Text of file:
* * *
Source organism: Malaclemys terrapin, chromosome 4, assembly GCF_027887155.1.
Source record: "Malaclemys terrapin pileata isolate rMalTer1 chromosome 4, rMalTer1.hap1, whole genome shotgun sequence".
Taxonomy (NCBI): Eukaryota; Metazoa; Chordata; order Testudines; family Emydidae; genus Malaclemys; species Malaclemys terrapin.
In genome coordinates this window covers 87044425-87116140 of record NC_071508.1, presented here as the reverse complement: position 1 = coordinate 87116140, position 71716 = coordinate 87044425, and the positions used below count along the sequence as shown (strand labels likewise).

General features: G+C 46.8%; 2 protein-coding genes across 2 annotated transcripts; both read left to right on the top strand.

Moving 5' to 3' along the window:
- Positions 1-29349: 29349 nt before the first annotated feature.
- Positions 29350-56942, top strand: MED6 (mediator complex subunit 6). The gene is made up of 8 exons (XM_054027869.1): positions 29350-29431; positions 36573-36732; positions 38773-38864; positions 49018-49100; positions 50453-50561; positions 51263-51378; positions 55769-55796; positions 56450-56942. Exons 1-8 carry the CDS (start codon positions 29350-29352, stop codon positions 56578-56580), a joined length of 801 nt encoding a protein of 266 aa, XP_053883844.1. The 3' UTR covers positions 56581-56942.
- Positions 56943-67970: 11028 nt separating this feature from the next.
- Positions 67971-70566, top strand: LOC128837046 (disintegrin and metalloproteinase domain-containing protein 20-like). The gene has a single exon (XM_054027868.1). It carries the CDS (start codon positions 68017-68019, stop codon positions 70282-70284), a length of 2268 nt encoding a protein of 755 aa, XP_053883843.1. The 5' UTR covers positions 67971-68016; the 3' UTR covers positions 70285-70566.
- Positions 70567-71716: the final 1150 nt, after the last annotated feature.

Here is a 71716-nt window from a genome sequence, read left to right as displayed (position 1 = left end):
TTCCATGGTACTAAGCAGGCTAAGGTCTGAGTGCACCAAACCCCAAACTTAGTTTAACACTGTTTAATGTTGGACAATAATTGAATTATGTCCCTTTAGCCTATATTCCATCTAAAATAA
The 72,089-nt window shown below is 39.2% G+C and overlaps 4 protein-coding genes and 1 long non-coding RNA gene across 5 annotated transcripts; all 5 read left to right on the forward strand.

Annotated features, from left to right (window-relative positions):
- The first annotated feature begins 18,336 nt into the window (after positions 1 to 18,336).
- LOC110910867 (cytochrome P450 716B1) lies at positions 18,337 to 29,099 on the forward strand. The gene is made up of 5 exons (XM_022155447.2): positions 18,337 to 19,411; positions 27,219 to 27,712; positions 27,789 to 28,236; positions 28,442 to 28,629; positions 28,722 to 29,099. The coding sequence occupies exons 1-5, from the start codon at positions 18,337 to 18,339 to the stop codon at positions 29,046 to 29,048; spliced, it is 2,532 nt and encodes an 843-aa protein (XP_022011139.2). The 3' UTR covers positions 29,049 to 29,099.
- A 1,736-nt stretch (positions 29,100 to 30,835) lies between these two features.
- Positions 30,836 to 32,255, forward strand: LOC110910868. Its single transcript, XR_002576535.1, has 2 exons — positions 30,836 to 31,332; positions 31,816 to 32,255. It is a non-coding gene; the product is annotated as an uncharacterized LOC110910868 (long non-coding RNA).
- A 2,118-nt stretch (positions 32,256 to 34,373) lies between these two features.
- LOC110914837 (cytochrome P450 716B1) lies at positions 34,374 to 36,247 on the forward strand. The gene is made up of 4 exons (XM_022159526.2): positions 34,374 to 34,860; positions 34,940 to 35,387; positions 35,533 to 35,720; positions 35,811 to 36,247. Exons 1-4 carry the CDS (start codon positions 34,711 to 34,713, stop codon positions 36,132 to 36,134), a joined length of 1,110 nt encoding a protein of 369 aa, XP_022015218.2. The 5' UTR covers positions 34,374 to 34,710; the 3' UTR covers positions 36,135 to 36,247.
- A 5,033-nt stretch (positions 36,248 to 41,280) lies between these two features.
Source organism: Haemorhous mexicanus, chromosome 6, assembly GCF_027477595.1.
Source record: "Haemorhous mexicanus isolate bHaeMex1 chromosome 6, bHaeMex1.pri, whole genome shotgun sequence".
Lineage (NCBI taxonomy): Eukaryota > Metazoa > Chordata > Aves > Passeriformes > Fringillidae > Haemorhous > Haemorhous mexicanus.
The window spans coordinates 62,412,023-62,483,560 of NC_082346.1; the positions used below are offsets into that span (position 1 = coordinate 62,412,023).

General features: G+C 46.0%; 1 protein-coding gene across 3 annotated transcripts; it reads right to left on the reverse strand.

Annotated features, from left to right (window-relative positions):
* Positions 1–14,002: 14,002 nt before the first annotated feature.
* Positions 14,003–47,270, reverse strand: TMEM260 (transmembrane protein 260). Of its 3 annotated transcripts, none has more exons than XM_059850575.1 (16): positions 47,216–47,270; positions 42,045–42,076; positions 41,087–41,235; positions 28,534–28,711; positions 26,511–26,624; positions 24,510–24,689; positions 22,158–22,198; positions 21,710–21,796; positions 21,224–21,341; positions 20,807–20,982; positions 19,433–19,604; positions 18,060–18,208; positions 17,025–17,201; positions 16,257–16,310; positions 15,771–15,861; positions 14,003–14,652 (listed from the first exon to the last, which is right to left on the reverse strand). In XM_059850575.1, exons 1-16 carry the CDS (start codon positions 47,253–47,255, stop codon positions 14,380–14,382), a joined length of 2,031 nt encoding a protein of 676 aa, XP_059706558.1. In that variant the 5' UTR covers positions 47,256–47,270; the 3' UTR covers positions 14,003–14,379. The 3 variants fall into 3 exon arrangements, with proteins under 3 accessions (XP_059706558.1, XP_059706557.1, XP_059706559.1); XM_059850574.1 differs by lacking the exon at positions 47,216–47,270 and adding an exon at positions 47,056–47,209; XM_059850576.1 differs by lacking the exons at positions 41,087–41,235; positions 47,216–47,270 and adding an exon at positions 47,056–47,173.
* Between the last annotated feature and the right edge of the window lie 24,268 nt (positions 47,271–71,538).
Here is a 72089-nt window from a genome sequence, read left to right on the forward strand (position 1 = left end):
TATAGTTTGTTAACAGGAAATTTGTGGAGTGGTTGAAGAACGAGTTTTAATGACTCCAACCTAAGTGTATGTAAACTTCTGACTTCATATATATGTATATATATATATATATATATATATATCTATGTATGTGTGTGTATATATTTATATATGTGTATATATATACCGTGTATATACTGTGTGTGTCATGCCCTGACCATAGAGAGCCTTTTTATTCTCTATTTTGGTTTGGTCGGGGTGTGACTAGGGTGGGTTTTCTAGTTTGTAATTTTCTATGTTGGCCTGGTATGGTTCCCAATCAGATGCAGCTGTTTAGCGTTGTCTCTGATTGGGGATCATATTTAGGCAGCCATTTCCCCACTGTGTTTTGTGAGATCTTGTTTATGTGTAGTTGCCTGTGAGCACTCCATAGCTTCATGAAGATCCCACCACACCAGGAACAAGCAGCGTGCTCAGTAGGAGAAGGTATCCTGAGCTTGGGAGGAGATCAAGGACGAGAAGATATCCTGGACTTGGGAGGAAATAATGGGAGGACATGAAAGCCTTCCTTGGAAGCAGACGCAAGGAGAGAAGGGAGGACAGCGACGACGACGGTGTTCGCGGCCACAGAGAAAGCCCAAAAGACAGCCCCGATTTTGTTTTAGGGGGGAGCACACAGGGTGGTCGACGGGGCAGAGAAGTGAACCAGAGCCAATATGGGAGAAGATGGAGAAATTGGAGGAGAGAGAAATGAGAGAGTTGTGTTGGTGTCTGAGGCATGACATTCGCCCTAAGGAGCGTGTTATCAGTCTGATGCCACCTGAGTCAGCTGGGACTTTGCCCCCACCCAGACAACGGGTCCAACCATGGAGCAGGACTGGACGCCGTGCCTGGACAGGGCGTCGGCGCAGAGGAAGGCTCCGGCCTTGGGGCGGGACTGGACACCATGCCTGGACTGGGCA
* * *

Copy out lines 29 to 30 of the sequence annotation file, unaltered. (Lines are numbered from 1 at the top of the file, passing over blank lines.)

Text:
* Positions 1–14,002: 14,002 nt before the first annotated feature.
* Positions 14,003–47,270, reverse strand: TMEM260 (transmembrane protein 260). Of its 3 annotated transcripts, none has more exons than XM_059850575.1 (16): positions 47,216–47,270; positions 42,045–42,076; positions 41,087–41,235; positions 28,534–28,711; positions 26,511–26,624; positions 24,510–24,689; positions 22,158–22,198; positions 21,710–21,796; positions 21,224–21,341; positions 20,807–20,982; positions 19,433–19,604; positions 18,060–18,208; positions 17,025–17,201; positions 16,257–16,310; positions 15,771–15,861; positions 14,003–14,652 (listed from the first exon to the last, which is right to left on the reverse strand). In XM_059850575.1, exons 1-16 carry the CDS (start codon positions 47,253–47,255, stop codon positions 14,380–14,382), a joined length of 2,031 nt encoding a protein of 676 aa, XP_059706558.1. In that variant the 5' UTR covers positions 47,256–47,270; the 3' UTR covers positions 14,003–14,379. The 3 variants fall into 3 exon arrangements, with proteins under 3 accessions (XP_059706558.1, XP_059706557.1, XP_059706559.1); XM_059850574.1 differs by lacking the exon at positions 47,216–47,270 and adding an exon at positions 47,056–47,209; XM_059850576.1 differs by lacking the exons at positions 41,087–41,235; positions 47,216–47,270 and adding an exon at positions 47,056–47,173.